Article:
King Tuff is Vermont native Kyle Thomas, better known as the frontman of Happy Birthday and vocalist for J. Mascis’ band Witch. His 2008 debut as King Tuff, Was Dead, preferred garage rock over Witch’s heavy metal, and in 2010 he moved in an even lighter direction with Happy Birthday’s lo-fi fuzz pop, but Thomas returns to classic-rock territory for King Tuff’s self-titled follow-up. With a bluesy swagger and thick reverb gloss, Thomas pays loving homage to T. Rex and retro glam bands. King Tuff bops and boogies to simple, raw melodies, a throwback to a time when people actually danced to guitar-driven songs. It’s a record that would play equally well in an arena or blasted out the back of a parked station wagon with a cheap six-pack. Also playing: Natural Child, Lazy, Bored Games.
6. The Blind Shake at Frank’s Power Plant (July 17)
Minneapolis’ The Blind Shake first discovered its compact, nasty power as a noisy post-punk band, but got pulled in another direction when it began collaborating with obscure psychedelic-rock experimenter Michael Yonkers. The trio made one album as Yonkers’ backing band (Carbohydrates Hydrocarbons), then went on to record the second proper Blind Shake record, 2007’s Carmel. Noise-rock and trippy garage-blues find a lot of common ground in the band’s squealing, droning cheap guitars and viciously good live sets. Yonkers re-teamed with the band on 2009’s Cold Town, Soft Zodiac, on which its creative affinity blazes undimmed. The band’s latest, Seriousness, contains a surf-rock influence that feels like a natural evolution, since it’s one of only musical genres outside of speed metal that can satisfy the band’s craving for constant, rapid forward motion. The record only lasts for about 30 minutes, but the bruises it leaves take days to heal. Also playing: The Mallard, Wereworm.
7. Liars at Mad Planet (July 18)
Few bands pursue a sense of creeping unease as doggedly as Liars, who smartly turned their back on the faddish promises of disco-punk to follow their own warped muse, one more in line with late-’70s devotees of dissonance like This Heat and Pop Group than those groups’ dance-happy contemporaries. The new WIXIW taps into several elements of past Liars records that should already be familiar to longtime listeners. An uneasy pop sensibility makes the album appear relatively straightforward—at least by Liars standards—on first listen. But WIXIW eventually opens to reveal cunning depths. Based heavily in electronics, be it the swooping ambience of “The Exact Colour Of Doubt” or the stretched-elastic low end in “His And Mine Sensations,” WIXIW settles into a sweet spot between the misanthropic avant-rock of 2010’s Sisterworld and hypnotic ’90s trip-hop. Also playing: Unknown Mortal Orchestra.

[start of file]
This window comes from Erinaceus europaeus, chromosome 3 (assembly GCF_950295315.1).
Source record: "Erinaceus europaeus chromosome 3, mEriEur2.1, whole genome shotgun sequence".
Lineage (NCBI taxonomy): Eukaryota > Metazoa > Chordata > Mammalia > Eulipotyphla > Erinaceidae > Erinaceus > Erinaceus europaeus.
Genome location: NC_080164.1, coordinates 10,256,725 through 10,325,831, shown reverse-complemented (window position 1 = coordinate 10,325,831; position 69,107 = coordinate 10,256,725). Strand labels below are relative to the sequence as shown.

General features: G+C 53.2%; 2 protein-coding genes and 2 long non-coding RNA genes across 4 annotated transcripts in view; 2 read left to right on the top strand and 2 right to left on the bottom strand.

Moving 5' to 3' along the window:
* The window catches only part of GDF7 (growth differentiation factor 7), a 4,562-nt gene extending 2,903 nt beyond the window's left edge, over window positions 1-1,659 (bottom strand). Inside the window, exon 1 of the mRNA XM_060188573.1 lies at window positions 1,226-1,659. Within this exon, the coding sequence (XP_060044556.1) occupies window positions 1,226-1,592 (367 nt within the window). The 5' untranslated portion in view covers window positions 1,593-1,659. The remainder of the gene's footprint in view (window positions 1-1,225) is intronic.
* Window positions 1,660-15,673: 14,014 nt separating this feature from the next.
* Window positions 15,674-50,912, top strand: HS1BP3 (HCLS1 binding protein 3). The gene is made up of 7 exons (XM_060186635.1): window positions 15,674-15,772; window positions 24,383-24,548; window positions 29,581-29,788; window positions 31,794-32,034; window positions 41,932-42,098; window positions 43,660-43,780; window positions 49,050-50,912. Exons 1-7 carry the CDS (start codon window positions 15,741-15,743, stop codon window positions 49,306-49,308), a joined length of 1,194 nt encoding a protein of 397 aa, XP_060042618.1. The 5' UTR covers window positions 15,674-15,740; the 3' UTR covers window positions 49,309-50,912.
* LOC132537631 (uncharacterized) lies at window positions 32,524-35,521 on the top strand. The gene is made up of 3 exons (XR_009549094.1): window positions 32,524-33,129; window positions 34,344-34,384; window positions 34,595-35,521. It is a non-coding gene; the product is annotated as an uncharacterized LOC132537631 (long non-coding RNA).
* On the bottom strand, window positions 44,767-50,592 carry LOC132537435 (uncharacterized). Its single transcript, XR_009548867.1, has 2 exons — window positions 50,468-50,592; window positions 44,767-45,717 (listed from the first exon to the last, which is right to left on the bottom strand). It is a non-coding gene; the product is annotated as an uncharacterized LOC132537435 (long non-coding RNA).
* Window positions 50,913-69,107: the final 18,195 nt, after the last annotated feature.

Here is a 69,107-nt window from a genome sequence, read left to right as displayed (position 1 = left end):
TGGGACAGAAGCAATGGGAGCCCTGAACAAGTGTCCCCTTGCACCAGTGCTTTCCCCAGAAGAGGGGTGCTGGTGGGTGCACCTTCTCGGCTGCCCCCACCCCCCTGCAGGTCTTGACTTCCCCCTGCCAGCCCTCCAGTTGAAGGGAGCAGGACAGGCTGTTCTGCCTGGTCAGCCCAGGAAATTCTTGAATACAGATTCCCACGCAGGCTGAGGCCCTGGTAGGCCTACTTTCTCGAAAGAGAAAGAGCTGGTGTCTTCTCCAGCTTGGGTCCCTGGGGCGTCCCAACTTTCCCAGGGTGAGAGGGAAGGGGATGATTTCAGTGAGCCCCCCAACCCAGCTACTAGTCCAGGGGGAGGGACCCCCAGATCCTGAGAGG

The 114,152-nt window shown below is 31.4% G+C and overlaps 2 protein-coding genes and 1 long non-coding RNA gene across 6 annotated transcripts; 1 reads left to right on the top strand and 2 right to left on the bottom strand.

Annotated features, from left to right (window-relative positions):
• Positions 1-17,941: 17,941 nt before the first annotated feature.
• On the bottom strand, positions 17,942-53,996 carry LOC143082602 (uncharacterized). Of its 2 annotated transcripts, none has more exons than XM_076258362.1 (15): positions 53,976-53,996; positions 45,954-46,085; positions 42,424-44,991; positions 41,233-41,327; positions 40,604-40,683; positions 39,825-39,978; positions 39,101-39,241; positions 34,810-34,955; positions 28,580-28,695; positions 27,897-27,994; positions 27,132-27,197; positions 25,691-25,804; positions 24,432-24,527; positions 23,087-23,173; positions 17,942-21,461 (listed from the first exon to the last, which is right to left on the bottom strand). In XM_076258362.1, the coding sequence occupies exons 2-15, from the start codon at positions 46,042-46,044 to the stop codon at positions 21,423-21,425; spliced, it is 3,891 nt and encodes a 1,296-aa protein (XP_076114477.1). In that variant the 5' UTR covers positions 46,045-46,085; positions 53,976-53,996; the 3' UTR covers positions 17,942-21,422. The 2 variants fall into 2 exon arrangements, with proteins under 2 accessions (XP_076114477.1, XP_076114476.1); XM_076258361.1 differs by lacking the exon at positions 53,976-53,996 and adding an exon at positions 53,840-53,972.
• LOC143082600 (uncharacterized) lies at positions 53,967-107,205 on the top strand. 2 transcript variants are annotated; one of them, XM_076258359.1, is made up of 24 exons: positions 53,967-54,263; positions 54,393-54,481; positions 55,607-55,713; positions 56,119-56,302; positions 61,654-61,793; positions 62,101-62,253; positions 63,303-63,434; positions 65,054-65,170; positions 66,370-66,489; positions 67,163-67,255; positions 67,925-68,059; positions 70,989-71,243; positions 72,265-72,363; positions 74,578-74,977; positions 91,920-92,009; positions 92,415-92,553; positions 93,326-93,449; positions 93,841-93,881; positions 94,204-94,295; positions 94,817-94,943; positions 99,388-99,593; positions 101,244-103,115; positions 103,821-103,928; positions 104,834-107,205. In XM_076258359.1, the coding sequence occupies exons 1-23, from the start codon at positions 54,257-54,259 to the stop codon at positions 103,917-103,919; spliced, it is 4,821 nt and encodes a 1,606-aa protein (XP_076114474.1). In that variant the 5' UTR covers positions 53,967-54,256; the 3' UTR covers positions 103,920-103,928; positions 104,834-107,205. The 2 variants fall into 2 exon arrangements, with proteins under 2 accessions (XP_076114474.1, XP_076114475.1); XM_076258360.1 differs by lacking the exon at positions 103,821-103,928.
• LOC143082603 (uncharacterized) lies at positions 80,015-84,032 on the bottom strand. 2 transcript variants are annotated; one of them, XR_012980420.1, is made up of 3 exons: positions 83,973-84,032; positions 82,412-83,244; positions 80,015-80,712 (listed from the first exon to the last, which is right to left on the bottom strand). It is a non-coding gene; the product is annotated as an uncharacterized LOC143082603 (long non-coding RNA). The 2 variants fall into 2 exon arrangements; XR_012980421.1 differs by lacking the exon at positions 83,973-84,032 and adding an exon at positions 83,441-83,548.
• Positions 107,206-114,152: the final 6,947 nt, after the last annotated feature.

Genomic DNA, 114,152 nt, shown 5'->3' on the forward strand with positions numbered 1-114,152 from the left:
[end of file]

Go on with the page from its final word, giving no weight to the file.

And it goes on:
8. Maps And Atlases at Cactus Club (July 20)
Between a pair of late-’00s EPs—Tree, Swallows, Houses, and You And Me And The Mountains—Maps & Atlases moved from dizzying displays of noodly post-rock to a poppier, more playful sound. A pair of recent LPs—2010’s Perch Patchwork and the new Beware And Be Grateful—finds the Chicago quartet continuing that transition, its impulse to relax and let the songs sprawl out naturally seemingly a result of the band’s new Barsuk Records surroundings. There’s still some knotty, carefully considered virtuosity to be found, but there’s never been less doubt that it’s the product of human hands—which only serves to make the whole enterprise artfully weirder. Also playing: A Lull, Canopies.
9. Counting Crows at BMO Harris Pavilion (July 25)
When is a Summerfest show not a Summerfest show? When it takes place on the festival grounds after the Big Gig has come and gone. That’s just the case for Counting Crows, who will headline the stage July 25, and will be joined by Milwaukee’s own Field Report. Also playing: We Are Augustines, Kasey Anderson And The Honkies.
10. Neil Hamburger and Tim Heidecker at Shank Hall (July 29)
Now here’s a comedy gig we can get behind: Neil Hamburger and Tim Heidecker (the Tim in Tim And Eric Awesome Show, Great Job!) are co-headlining a show at Shank Hall. DJ Douggpound and Kenny “K-Strass” Strasser’s Yo-Yo Extravaganza are also on the bill. Somehow, this pants-poopingly fantastic lineup will only set you back $20 a pop.